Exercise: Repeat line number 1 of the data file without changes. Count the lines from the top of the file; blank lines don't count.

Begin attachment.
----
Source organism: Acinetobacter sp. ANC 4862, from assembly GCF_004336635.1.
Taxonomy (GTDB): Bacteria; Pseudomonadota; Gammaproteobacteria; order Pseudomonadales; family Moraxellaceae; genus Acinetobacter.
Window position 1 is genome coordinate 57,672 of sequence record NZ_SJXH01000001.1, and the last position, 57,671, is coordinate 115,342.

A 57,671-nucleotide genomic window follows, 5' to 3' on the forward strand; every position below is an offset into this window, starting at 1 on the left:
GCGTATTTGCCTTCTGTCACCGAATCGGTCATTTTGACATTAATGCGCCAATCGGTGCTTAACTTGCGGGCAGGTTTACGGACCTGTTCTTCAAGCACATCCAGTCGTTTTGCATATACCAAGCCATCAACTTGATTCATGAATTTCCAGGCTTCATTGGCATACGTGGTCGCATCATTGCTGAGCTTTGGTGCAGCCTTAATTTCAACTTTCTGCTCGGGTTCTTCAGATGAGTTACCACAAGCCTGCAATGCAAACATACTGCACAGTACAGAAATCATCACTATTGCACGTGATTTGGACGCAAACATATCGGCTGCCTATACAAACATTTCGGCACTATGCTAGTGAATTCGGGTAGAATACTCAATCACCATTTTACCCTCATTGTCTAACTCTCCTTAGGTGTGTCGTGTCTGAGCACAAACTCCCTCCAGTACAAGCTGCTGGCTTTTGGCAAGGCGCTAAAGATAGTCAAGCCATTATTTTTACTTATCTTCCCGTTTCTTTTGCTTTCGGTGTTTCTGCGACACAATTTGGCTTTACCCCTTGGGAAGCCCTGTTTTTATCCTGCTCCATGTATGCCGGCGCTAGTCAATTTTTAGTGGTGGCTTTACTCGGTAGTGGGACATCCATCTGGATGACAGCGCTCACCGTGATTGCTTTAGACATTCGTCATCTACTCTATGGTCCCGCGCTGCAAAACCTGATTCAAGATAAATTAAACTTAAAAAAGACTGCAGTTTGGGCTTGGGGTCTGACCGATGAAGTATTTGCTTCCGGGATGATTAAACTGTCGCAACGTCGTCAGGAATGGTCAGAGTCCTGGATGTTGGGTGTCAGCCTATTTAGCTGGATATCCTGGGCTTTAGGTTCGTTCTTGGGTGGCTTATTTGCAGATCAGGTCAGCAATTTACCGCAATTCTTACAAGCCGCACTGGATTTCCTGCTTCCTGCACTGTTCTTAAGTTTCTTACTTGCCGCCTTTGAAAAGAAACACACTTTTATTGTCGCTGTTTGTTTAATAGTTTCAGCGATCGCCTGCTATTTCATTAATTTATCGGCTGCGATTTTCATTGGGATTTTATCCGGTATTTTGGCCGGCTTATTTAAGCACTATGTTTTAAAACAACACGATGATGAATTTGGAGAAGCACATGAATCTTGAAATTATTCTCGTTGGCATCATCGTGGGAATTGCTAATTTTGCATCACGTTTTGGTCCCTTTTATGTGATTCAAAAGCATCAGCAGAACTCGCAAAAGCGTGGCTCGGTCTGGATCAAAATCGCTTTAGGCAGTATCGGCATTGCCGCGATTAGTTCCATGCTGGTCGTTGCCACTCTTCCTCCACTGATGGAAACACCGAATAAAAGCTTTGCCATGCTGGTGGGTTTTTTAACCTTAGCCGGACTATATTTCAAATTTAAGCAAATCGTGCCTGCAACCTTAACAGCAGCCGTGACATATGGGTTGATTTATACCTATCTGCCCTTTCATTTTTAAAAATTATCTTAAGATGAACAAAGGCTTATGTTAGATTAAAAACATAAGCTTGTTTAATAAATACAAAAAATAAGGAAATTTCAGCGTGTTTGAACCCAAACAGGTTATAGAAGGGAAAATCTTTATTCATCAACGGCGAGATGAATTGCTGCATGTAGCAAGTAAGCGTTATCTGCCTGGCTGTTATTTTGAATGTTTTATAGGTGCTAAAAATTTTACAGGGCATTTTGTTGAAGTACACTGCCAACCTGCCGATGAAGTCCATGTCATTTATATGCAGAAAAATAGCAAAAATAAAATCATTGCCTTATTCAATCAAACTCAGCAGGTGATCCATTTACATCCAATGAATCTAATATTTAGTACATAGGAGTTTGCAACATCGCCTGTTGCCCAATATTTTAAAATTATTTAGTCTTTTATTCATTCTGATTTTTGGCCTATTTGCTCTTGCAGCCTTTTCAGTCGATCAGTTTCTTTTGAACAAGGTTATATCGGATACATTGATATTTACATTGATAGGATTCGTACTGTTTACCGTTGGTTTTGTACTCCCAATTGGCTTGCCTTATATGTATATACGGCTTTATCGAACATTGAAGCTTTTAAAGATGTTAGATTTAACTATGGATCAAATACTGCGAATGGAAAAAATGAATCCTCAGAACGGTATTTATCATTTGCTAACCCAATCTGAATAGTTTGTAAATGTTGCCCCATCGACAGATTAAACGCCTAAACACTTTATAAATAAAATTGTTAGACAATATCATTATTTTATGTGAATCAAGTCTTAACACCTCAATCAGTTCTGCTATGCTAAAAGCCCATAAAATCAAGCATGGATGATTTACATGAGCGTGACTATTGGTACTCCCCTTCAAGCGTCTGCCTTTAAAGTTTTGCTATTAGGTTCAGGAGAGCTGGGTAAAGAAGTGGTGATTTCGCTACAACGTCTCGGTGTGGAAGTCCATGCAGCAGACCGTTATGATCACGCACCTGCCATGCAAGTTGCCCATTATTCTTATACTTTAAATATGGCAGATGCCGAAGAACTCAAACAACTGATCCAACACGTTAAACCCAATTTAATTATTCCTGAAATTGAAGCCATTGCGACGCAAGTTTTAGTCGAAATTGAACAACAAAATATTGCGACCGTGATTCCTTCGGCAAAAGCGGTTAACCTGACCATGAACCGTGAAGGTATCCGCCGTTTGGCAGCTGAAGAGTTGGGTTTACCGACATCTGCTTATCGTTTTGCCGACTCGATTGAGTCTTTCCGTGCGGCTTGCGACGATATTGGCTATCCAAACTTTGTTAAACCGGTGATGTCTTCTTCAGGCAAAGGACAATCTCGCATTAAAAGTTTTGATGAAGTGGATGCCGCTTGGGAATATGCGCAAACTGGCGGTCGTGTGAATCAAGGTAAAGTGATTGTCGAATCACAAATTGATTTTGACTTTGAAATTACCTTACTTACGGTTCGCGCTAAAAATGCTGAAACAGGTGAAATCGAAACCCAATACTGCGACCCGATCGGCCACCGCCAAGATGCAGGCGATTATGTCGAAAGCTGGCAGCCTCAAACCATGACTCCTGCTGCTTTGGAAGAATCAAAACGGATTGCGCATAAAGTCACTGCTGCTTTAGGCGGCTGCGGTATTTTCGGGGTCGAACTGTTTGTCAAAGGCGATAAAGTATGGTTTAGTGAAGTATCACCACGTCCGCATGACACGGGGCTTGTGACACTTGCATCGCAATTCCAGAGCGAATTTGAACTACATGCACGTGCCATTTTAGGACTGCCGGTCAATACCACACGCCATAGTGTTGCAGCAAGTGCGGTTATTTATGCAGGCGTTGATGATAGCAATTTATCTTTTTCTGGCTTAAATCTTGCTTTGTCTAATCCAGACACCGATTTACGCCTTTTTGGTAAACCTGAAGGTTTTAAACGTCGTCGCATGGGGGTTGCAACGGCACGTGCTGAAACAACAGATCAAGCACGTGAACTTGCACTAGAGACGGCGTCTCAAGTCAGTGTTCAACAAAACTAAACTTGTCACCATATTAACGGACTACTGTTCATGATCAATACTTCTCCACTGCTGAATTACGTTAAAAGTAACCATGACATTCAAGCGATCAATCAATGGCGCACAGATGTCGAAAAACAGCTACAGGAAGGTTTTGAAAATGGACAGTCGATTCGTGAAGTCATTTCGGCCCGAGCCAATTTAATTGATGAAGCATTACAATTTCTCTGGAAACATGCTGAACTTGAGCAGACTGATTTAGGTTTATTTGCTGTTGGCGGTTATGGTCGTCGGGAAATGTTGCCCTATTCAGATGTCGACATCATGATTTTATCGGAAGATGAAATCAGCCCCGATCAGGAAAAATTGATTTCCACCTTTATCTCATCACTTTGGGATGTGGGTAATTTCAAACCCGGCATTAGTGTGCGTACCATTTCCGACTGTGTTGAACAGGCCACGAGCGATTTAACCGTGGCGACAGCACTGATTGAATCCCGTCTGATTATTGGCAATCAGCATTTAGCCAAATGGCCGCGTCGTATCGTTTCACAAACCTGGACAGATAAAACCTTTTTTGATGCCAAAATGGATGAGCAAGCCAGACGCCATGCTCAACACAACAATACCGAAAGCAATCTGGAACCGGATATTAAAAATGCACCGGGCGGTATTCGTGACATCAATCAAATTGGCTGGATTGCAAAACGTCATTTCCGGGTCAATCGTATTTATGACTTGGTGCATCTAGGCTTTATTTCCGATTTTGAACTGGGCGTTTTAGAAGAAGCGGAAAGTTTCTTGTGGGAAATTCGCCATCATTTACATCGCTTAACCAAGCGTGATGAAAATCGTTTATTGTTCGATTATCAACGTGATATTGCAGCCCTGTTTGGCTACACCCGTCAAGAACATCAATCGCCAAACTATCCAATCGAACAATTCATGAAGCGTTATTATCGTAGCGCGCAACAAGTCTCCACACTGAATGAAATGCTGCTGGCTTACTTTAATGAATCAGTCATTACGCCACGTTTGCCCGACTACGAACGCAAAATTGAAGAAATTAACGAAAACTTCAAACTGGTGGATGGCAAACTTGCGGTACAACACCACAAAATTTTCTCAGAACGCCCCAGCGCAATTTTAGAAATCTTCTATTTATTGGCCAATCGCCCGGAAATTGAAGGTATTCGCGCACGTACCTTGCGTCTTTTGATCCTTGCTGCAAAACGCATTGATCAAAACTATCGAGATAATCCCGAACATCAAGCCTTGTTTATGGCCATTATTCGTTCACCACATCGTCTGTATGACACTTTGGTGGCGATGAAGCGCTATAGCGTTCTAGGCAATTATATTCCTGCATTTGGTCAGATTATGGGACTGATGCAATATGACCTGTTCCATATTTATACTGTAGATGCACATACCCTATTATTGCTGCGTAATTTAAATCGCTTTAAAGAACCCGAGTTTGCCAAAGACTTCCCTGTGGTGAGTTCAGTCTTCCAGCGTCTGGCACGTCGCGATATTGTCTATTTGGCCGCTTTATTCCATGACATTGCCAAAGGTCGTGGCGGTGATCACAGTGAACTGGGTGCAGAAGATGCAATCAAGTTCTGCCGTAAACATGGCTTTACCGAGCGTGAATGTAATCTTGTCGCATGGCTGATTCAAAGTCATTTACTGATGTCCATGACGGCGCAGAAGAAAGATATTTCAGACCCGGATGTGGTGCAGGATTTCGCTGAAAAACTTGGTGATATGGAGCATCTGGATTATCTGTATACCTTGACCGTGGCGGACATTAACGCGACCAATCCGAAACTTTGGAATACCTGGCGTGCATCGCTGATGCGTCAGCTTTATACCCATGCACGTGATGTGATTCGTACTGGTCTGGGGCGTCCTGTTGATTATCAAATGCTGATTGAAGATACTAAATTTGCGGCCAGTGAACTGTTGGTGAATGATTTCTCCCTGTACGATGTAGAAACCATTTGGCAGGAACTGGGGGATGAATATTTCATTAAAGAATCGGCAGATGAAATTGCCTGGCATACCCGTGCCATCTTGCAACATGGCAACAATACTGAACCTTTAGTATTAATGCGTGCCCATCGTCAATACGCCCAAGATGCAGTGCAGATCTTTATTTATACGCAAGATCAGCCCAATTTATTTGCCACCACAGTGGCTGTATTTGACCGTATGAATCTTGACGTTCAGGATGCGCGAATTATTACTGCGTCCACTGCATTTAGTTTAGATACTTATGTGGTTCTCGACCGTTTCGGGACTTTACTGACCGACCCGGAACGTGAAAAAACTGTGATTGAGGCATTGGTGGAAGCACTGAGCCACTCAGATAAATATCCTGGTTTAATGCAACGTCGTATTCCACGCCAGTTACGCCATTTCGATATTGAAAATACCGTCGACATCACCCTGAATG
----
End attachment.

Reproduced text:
Source organism: Acinetobacter sp. ANC 4862, from assembly GCF_004336635.1.